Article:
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I'm a C# programmer who is forced to use VB (eh!!!!). I want to check multiple controls state in one method, in C# this would be accomplished like so:

if (((CheckBox)sender).Checked == true)
    // Do something...
    // Do something else...

So how can I accomplish this in VB?

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The more experience I get in VB the less I find myself casting controls like this. I know it's not what you asked but you could just: If Me.CheckBoxOfMine.Checked Then... – rvarcher Apr 14 '09 at 20:55
@rvarcher: I personally don't like VB, I hope I don't get to much experience in it. No offense, just my opinion. – Lucas Apr 14 '09 at 23:53
up vote 12 down vote accepted




CType(sender, CheckBox)
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Just to clarify is Ctype is IL equivalent of (int)x boxing? or DirectCast. I thought DirectCast is the exact equivalent of this. – dr. evil Apr 14 '09 at 18:21
This casts are not equivalent. The VB version is actually a lexical cast, not a CLR cast. – JaredPar Apr 14 '09 at 18:26
The C# (CheckBox) -style cast lives somewhere in between DirectCast and CType(). DirectCast is more strict, CType is closer (not the same as) to Convert.To____() – Joel Coehoorn Apr 14 '09 at 18:28
Wanted to refine my early comment. In this case the casts are equivalent. As a general rule though they are not as CType will consider certain lexical casts in addition to actual CLR hierarchy and conversion operators. – JaredPar Apr 14 '09 at 18:52
As a VB programmer I would use DirectCast in this circumstance. – pipTheGeek Apr 17 '09 at 11:46

VB actually has 2 notions of casting.

  1. CLR style casting
  2. Lexical Casting

CLR style casting is what a C# user is more familiar with. This uses the CLR type system and conversions in order to perform the cast. VB has DirectCast and TryCast equivalent to the C# cast and as operator respectively.

Lexical casts in VB do extra work in addition to the CLR type system. They actually represent a superset of potential casts. Lexical casts are easily spotted by looking for the C prefix on the cast operator: CType, CInt, CString, etc ... These cast, if not directly known by the compiler, will go through the VB run time. The run time will do interpretation on top of the type system to allow casts like the following to work

Dim v1 = CType("1", Integer)
Dim v2 = CBool("1")
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MSDN appears to differ with you on this, as DirectCast requires type equivalence (or inheritance). CType requires compile-time checking, according to msdn.microsoft.com/en-us/library/4x2877xb(VS.80).aspx. The runtime is not involved. – Adam Robinson Apr 14 '09 at 18:31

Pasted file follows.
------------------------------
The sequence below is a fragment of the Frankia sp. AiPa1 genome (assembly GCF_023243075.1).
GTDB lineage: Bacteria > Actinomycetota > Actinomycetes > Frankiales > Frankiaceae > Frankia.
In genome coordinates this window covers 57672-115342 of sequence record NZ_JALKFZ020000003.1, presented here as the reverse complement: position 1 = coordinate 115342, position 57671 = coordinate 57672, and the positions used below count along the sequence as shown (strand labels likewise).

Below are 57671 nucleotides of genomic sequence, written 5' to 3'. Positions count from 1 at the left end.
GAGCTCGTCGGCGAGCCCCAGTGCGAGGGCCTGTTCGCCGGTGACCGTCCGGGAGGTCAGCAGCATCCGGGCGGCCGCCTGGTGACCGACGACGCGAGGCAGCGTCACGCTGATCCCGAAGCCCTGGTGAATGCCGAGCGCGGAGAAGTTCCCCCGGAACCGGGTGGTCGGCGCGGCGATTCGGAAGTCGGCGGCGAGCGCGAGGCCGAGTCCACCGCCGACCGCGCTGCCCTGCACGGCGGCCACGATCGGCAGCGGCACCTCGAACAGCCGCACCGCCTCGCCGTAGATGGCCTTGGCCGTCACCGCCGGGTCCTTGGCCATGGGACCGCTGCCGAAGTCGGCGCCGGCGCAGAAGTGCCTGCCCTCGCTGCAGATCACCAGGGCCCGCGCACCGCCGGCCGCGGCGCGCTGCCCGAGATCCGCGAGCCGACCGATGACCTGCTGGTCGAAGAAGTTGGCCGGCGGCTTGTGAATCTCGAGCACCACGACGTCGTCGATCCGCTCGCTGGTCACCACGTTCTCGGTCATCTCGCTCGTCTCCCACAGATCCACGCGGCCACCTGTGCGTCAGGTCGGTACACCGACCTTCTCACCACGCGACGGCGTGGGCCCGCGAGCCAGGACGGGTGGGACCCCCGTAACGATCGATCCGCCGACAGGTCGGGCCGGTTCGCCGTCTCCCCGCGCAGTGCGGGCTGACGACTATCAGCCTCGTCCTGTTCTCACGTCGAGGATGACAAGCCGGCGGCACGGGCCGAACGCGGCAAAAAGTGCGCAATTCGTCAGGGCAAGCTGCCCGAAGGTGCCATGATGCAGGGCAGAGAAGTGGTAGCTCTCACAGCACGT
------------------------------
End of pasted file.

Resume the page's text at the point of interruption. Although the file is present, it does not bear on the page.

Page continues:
@Adam, The documentation is incorrect. CType can be a lexical conversion and does involve the VB runtime. Try the following "Dim b as Integer = CType("42", Integer)". This both runs and involves the VB runtime – JaredPar Apr 14 '09 at 18:47

Adam Robinson is correct, also DirectCast is available to you.

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Right. However, CType is generally more analogous, as casting in C# will use explicit conversions as long as you have the target object in the context of a convertible type (ie, not as just "object"). DirectCast won't use conversions, but CType will. – Adam Robinson Apr 14 '09 at 18:15
Very good point. – Andrew Hare Apr 14 '09 at 18:21

DirectCast will perform the conversion at compile time but can only be used to cast reference types. Ctype will perform the conversion at run time (slower than converting at compile time) but is obviously useful for convertng value types. In your case "sender" is a reference type so DirectCast would be the way to go.

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Good point to mention Directcast, as it can be faster... – Rowland Shaw Apr 17 '09 at 12:30

Casting in VB.net uses the keyword ctype. So the C# statement (CheckBox)sender is equivalent to ctype(sender,CheckBox) in VB.net.

Therefore your code in VB.net is:

if ctype(sender,CheckBox).Checked =True Then
    ' Do something...
    ' Do something else...
End If
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